High-density memory foam is more than 2" thick. Folding design offers more kneeling space than most competing brands. Resists moisture and absorbs shock. Quality and comfort.
Cushioning "gives" too much for some gardeners. Heavier and bulkier than more basic models.
Memory foam cushioning. Both soft and shock absorbing. Lightweight and easy to transport. Water resistant and easy to wipe clean.
Less support than comparable kneeling pads. Too soft for some users. Somewhat thin.
Lightweight. Impressive patented high-density foam craftsmanship. 1 1/2" thick. Earns praise for durability. Doesn't soak up much moisture.
Too firm for optimal comfort for some users.
Durable foam material. Waterproof coating. Impressive lifetime warranty. Lightweight and easy to carry.
Foam is somewhat firm. At 3/4" thick, it's also thinner than most competing brands.
1 1/2" thick foam. Water resistant material. Lightweight design. Earns praise for being easy to move along the ground while gardening.
Mixed opinions from owners on the cushioning it provides – can be too firm or too soft. Some consumers received pads without handle slots.
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Those with a green thumb know that tending a garden is a workout. You can quickly break a sweat tugging at invasive vines, digging holes for transplants, and pruning stubborn thorny bushes. Getting on the ground to pull out annoying weeds doesn’t have to end with sore knees and dirty pants, however. A garden kneeling pad protects your joints and makes your time outside among the juicy fruits, bright flowers, and fresh vegetables comfortable.
Whether you have an in-ground garden or raised beds, a kneeling pad will take the pressure off so you can focus on gardening. But with so many different types of garden kneeling pads on the market, how do you find the right one for your outdoor work?
At BestReviews, we help you make the best purchasing decisions with our thorough research and product testing. For everything you need to keep in mind when shopping for garden kneeling pads, simply keep reading our shopping guide.
A garden kneeling pad is a helpful tool for gardeners of all abilities. Let’s take a look at a few reasons why garden kneeling pads are a great idea.
Prevents knee pain: Kneeling down in the garden isn’t comfortable or easy for everyone. Those with joint pain might find it tough to find a position that doesn’t cause soreness. A garden kneeling pad protects your knees with its thick padding. A kneeling pad is also useful if your garden is bordered by pavement or stone. With a kneeling pad, there’s no need to rest your knees on a hard surface.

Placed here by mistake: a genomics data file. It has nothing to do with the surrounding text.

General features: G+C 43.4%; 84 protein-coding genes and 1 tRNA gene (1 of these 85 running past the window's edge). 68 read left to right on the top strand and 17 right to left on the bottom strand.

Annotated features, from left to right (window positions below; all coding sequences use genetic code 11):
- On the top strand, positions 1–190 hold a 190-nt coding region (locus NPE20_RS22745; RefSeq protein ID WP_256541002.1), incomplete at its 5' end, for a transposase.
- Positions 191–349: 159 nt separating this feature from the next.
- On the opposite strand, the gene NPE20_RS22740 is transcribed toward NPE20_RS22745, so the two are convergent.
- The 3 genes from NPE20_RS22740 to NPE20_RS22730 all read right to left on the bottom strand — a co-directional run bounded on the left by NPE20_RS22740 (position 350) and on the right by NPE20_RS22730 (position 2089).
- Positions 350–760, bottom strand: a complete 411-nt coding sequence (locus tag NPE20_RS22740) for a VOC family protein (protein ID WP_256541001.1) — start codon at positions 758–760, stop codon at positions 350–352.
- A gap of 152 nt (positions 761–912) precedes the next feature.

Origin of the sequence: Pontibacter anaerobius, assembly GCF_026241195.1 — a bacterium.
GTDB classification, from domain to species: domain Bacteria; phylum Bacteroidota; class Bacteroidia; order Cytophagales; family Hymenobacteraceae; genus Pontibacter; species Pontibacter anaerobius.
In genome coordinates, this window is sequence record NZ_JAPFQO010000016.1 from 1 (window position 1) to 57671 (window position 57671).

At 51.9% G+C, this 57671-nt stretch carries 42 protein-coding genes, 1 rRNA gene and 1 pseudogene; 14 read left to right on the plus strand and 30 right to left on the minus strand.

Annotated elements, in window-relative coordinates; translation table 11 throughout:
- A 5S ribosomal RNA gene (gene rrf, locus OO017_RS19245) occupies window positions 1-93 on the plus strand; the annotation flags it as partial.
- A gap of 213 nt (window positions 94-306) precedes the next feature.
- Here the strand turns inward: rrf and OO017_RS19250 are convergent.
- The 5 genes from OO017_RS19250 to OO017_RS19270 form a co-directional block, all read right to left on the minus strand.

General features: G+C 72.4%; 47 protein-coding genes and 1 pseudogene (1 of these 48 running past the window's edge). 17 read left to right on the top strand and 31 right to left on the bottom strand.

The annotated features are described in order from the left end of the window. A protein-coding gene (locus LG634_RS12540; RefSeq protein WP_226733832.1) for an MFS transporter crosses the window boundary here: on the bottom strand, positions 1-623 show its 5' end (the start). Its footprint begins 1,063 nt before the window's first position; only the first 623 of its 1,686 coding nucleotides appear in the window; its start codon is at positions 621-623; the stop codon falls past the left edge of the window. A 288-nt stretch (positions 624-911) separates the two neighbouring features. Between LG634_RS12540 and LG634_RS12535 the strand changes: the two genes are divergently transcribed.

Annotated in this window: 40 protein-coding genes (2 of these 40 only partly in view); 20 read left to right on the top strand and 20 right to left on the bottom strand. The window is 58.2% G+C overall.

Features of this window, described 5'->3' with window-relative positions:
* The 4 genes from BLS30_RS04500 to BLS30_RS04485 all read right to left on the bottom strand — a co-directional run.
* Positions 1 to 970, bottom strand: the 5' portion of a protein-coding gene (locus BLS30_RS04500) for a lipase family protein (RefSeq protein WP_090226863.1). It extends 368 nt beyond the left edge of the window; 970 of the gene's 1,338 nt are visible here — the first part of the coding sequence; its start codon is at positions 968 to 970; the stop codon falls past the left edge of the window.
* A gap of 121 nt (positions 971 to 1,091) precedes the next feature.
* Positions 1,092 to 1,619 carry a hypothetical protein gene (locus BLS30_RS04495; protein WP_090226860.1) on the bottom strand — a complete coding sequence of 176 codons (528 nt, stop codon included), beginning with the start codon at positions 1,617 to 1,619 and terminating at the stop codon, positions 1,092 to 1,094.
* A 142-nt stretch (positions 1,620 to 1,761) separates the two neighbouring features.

Reduces bending over: A lot of gardeners avoid kneeling because of the stress it puts on their knees. Instead, many folks resort to bending over to perform tasks like watering and weeding. This puts undue strain on the lower back. Kneeling on a pad relieves joint pain. Older gardeners or those with mobility issues can also use garden kneeling benches to work in a seated position, eliminating excess strain on the body.
Keeps you and your clothes clean: A garden kneeling pad keeps your knees, shins, and trousers free from garden dirt.
More comfortable: Time will fly by when gardening from a comfortable position. Since you’ll no longer need to bend and contort your body to maintain your plot, you’ll be able to truly delight in your outdoor leisure time with a garden kneeling pad.
Keep your garden kneeling bench indoors to protect it from the elements. You can also use a kneeling bench to help you reach into deep lower cabinets.
There are various types of kneeling pads intended for use in the garden.
Ground pads or mats
These padded mats are the most common type of kneeling pad for gardening. They go directly on the ground and act as a buffer between your body and the soil. They’re typically lightweight and easy to transport around the garden.
Garden kneeling benches are compact benches with a thick center mat, handles, and feet. Most units are designed to be flipped over so users can choose to sit or kneel. They’re portable but heavier to carry and harder to store than simple ground pads. Some kneeling benches are foldable, however, and take up about the same amount of space as a ground mat in storage. When using one of these dual-purpose kneelers, make sure the ground is level to prevent wobbling.